A Mobile Guy at a Mobile Conference Listening to Content on Mobile – Thoughts from the Day
The IAB held its 2017 Mobile Symposium in New York on June 13. The theme for this year’s event was “Always On: Surviving and Thriving in a Mobile World.” This could have been the theme for the past five years’ events – and could probably work for the next five years ahead as well. As mobile handset numbers continue to grow globally, the fight for attention and survival on the smartphone screen will be increasingly more important – and more challenging.
Obviously, there was a lot to discuss at the IAB event, so I’ll dive right into some of the themes that were featured throughout the day:
Mobile Time Spent vs. Mobile Ad Spend
Today, advertisers are spending more money on display, but that trend is beginning to shift: as consumers spend increasingly more time on mobile, our ad spend should shift accordingly. There is a $16 billion gap today between the time spent on mobile and the ad dollars funneling towards it. Research shows that a full 28 percent of consumer time is spent on mobile, yet only 21 percent of ad spend heads in that direction.
Consider too that competition for attention is coming from multiple screens. People watching primetime TV are generally on multiple screens, and approximately 80+ percent look to their phones when a commercial comes on. The younger the audience, the higher the percentage turning to their mobile screens. Advertisers spend $39 for a prime-time CPM, but mobile CPMs could be as low as $7 to reach the same person at the same moment – and on mobile, you’d have their undivided attention.
From Mobile to Mobility
Another common theme discussed focuses on the philosophical aspects of mobile marketing – and brings up some very valid ideas that we frequently overlook. Alexa Christon, head of media innovation at GE, led a session that discussed how her company “sets itself apart by weighing scalable options against cutting-edge solutions in a constantly evolving market.” There were a lot of smart takeaways as Christon dove into the ways in which GE focuses more on customer behavior, rather than specific channels.
One key point from Christon is that we must remember that we are not advertising to a mobile device, we’re advertising to a mobile person. Too frequently we focus too heavily on the screen, rather than the person looking at the screen, and how they are experiencing and receiving our messages.
At Blis, we remind marketers of the importance and value of taking into consideration behavioral data over time and using it to build audience profiles. These profiles will serve to drive better and more accurate targeting.
Beating Ad Blocking with Mobile
Mark Howard, CRO of Forbes talked about “Reimagining the User Experience,” an important topic given the state of ad blocking today. There are no ad blockers for formats other than digital. Consumers may turn off the TV when a commercial comes on. They can rip a full-page print ad out of a magazine. However, they do not seem as violently opposed to these as they do to digital advertisements, where users are actively blocking ads from their screens. The number of consumers using ad blockers should be taken as a strong clue that the user experience needs to improve if we are going to have effective campaigns -and if we intend to continue growing ad spend.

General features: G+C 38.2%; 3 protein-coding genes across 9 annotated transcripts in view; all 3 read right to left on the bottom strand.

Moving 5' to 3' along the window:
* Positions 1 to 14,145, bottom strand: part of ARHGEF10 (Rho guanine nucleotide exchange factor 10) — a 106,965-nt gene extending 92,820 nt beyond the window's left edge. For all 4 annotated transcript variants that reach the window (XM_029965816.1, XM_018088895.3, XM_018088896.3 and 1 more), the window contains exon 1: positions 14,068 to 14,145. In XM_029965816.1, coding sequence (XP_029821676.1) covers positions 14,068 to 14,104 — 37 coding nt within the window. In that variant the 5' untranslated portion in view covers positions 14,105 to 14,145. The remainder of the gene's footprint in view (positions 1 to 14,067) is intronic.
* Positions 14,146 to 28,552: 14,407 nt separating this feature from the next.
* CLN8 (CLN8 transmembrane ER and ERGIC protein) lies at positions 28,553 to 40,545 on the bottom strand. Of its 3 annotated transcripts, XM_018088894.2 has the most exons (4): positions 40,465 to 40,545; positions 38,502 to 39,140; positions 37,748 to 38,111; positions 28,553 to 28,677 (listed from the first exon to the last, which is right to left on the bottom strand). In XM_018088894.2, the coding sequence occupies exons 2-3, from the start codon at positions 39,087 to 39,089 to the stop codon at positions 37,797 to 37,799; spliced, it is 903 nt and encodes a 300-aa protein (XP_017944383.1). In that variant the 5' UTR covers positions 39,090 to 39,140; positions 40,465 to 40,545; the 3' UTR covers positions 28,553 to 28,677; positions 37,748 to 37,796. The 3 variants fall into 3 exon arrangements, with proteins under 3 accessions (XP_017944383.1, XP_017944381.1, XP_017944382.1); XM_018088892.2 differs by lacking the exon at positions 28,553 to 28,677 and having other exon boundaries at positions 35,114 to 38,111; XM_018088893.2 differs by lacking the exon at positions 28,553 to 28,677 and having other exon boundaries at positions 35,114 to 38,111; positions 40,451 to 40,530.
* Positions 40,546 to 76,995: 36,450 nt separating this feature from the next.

The creative possibilities for ads are so much better on mobile than on any other platform: augmented reality, AI-based ads, location-relevant ads. We can create ads that react to shaking or swiping a device. We can design interactive gaming ads. There shouldn’t be any reason for consumers to choose to block ads. In fact, the only reasons for a bad user experience on mobile are laziness, lack of budget or lack of creativity. The mobile platform truly gives us the opportunity to “surprise and delight.”
While the Symposium was a great event overall, there were some misconceptions about mobile that should be clarified. Before wrapping up, let me quickly run through those:
There seemed to be some confusion around what certain types of location data are capable of, for example cell tower triangulation, and what it does and what it does not do. It is not capable of accuracy down to a user specific lat/long – but it is fine if your target is broader, like a neighborhood versus a specific business. It appears that some marketers do not understand the in’s and out’s of location data types but, fear not, we have explained that in another one of our posts here.
There is also a critical misconception that mobile advertising is only for young audiences. Many marketers seem to think that mobile is only valuable to for reaching millennials and younger targets – but the stats prove that’s just not true. In fact, one out of every five people use their phone every five mins, the majority (63 percent) of smartphone owners worldwide use their mobile device at least every 30 minutes. Here in the U.S., 77 percent of all Americans own smartphones – from every age and every demographic!
One key takeaway for me was the observation that marketers still are not looking at location as a way of behavioral profiling & targeting. Their view seems limited to the basics of geo-fencing and geo-targeting. At Blis, we believe that where you go defines who you are and it is about understanding the movements of your audience to generate the most impactful advertising.
The IAB Mobile Symposium was an informative and well-organized event overall. There were lots of new ideas and helpful reminders shared. For me, it was a solid reminder that at Blis, we remain ahead of the curve in location advertising, and we have a lot of knowledge to share with the rest of the industry.